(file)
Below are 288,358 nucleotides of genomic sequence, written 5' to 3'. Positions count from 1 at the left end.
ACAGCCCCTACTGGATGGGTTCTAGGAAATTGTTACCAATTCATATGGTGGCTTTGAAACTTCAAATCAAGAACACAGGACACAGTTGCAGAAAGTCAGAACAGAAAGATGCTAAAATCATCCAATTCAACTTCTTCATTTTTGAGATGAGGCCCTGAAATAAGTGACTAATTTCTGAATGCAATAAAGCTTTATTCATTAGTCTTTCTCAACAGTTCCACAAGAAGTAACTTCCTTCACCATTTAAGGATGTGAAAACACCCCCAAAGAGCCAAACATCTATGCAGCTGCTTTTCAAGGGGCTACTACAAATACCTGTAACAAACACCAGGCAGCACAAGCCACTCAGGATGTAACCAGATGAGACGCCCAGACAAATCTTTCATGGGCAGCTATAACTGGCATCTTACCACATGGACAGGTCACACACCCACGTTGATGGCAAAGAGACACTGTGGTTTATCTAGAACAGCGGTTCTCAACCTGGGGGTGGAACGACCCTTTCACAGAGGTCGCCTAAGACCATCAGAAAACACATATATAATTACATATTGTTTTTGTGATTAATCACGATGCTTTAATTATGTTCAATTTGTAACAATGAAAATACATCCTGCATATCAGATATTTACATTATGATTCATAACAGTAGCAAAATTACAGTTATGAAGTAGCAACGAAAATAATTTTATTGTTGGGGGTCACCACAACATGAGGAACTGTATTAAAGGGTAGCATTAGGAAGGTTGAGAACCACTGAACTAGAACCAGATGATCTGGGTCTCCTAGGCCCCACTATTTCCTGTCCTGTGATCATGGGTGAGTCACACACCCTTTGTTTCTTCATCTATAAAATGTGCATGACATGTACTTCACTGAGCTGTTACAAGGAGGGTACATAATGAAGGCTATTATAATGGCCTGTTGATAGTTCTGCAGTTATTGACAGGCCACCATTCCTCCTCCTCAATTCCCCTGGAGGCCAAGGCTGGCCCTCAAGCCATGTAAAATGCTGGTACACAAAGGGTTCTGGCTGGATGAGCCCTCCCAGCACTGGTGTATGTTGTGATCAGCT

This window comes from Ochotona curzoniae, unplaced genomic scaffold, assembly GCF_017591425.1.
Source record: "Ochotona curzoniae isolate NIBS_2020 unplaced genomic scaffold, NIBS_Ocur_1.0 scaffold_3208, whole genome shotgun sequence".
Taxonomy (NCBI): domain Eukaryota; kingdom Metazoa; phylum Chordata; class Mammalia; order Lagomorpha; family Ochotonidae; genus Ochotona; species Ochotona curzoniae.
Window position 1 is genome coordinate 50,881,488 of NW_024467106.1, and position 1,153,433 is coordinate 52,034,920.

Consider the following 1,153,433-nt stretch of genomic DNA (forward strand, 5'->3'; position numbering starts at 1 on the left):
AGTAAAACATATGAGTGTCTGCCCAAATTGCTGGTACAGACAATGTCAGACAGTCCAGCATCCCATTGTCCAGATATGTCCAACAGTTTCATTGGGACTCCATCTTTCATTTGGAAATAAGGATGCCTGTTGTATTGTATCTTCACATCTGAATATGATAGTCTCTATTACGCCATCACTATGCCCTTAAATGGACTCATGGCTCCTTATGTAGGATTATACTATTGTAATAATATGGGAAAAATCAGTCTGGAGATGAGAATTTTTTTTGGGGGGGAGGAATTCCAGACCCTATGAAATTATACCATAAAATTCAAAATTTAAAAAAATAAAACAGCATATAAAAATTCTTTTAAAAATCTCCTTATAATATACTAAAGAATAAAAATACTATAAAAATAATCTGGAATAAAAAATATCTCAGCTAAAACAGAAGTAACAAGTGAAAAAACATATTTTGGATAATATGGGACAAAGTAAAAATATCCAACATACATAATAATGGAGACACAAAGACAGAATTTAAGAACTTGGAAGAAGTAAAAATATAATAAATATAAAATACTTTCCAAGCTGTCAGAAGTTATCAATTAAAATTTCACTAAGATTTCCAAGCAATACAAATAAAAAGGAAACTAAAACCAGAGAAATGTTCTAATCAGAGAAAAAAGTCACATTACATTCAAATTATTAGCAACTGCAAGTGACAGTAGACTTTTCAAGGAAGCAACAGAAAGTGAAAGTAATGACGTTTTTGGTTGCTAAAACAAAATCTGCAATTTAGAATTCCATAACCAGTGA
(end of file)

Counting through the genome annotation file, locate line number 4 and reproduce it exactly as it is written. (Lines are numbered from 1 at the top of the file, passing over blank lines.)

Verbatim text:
Source record: "Ochotona curzoniae isolate NIBS_2020 unplaced genomic scaffold, NIBS_Ocur_1.0 scaffold_3208, whole genome shotgun sequence".